Floor by floor

The center is 120,000 square feet, the health system says, and will provide surgery; emergency and trauma treatment; labor and delivery; and intensive care training.

The first floor will feature the Ellison Auditorium, a flexible space that seats 500 in one large space or can be divided into three smaller spaces, according to Brooks, of the health foundation. It also features state-of-the-art audiovisual capabilities to accommodate a learning environment. The floor includes a food court that will open later in the year. The first floor connects to the medical center and includes outdoor seating and bricks inscribed with messages from donors to the project. The auditorium is named in memory of Elizabeth Ellison McLean and made possible by the generosity of the Thomas R. and Elizabeth E. McLean Foundation.

The second floor will house offices of the Medical Residency Program and administration, a conference room, multiple classrooms, and teleconference rooms.

The third floor includes the state-of-the-art Simulation Center for medical residents and clinical teams to train in all areas of health care. It includes a resident lounge, study and exercise room.

The fourth floor is space for future growth.
The Neuroscience Institute is located on the fifth floor for expansion of treatment of neurological conditions.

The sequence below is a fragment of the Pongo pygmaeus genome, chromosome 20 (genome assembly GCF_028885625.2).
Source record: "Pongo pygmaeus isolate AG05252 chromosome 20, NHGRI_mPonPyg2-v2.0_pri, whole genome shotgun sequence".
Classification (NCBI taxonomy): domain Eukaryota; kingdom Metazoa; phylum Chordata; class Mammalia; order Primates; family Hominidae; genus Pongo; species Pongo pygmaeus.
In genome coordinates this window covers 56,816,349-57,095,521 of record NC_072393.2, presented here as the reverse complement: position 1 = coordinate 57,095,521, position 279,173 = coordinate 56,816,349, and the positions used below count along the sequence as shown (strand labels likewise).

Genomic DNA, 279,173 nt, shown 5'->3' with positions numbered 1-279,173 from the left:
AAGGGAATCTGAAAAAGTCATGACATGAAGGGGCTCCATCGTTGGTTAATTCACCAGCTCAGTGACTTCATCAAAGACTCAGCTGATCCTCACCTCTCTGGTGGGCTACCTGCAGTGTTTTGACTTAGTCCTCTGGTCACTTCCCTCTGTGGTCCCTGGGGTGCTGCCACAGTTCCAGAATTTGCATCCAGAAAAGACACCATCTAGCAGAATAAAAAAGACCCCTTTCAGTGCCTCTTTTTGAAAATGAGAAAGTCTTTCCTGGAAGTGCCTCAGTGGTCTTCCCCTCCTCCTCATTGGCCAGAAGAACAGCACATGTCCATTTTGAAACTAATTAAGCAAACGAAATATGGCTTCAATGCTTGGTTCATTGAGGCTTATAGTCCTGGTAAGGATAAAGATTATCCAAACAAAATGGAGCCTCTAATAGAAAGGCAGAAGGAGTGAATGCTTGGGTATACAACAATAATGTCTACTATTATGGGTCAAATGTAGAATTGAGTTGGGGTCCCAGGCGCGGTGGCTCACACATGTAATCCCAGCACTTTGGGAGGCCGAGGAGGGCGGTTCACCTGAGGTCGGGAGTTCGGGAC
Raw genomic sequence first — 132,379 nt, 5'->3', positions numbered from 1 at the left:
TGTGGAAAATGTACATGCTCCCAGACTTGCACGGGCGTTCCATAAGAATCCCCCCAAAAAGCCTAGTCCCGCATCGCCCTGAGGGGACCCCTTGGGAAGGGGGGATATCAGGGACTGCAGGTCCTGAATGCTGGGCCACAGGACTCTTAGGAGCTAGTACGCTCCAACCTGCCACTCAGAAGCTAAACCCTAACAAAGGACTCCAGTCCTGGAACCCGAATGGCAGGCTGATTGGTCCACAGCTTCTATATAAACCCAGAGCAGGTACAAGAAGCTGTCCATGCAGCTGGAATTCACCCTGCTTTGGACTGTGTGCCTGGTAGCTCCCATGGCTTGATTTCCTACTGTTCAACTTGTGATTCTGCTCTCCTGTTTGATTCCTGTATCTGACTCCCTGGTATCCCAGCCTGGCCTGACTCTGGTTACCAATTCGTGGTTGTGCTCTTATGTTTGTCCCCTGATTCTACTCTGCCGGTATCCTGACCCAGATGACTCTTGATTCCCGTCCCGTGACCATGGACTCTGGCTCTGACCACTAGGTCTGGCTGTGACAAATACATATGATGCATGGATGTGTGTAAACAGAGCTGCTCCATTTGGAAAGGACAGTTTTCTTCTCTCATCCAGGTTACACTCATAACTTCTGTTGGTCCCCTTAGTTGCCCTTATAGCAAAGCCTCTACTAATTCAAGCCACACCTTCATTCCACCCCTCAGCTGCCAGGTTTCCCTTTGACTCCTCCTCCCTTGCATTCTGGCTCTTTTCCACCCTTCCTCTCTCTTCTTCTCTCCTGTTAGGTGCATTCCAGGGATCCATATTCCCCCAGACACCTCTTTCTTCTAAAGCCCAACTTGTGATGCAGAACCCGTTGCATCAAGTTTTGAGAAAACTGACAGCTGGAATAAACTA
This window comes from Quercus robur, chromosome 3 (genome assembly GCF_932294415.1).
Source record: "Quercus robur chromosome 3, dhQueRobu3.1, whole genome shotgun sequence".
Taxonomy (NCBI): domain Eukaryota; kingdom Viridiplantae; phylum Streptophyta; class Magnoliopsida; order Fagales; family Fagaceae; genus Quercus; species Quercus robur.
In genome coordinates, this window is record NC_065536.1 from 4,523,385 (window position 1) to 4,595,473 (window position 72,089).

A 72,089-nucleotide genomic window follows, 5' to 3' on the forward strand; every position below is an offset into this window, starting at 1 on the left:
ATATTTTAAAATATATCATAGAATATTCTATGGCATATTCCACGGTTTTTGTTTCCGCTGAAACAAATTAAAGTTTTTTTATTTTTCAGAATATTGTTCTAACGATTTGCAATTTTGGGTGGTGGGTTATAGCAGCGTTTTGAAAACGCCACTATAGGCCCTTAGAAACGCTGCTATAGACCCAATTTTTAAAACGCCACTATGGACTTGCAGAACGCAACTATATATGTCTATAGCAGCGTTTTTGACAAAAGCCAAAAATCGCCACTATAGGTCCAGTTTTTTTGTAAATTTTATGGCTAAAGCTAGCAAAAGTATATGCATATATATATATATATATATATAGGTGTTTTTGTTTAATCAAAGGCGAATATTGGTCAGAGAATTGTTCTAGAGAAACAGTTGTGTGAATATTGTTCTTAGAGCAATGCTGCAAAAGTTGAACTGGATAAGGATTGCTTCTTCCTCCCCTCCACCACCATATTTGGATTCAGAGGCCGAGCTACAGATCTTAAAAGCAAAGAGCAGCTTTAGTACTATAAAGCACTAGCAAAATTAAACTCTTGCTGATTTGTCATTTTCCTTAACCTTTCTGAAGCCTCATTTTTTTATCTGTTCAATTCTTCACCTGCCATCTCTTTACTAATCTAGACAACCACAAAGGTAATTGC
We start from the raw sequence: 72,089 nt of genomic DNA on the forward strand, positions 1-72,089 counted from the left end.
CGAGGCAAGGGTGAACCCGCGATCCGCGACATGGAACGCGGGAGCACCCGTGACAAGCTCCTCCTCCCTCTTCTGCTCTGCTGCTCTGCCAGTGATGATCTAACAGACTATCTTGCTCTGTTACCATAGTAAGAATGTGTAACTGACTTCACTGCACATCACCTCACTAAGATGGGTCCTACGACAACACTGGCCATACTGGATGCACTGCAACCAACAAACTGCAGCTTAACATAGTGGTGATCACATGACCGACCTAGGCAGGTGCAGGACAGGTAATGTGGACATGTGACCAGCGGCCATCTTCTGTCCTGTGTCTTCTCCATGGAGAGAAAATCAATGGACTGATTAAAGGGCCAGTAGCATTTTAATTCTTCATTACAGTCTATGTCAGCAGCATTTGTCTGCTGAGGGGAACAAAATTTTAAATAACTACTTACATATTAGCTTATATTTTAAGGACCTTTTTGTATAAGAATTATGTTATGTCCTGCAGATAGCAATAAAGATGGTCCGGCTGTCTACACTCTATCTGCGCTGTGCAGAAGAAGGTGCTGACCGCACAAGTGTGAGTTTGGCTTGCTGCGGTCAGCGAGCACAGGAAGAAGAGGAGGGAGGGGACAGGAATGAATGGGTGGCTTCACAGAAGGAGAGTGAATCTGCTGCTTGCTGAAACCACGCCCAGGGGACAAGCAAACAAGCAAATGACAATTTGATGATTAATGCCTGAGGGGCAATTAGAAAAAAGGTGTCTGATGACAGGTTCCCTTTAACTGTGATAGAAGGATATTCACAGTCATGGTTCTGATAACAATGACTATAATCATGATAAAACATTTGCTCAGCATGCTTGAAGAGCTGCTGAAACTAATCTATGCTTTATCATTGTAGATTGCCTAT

“We are very fortunate to recruit high-quality surgeons and neurologists,” Nagowski says. “This facility will match their clinical capabilities.”

Dr. Charles Haworth is director of neurology for the health system. He welcomes the top-floor institute.

“It’s going to be sort of a visible headquarters,” Haworth says. “Kind of a landmark. It gives a sense of purpose. Before, we were tucked away in a little house on the corner. The whole idea of everything going in that building is a new chapter in the ongoing saga of the hospital. I’m hoping this will be a drawing card to draw other young neurosurgeons here to keep up the good and quality work we have established. It’s just taking things to another level. It’s an evolution.”

The name of the institute will be announced Thursday evening, according to Nagowski.

‘A teaching hospital’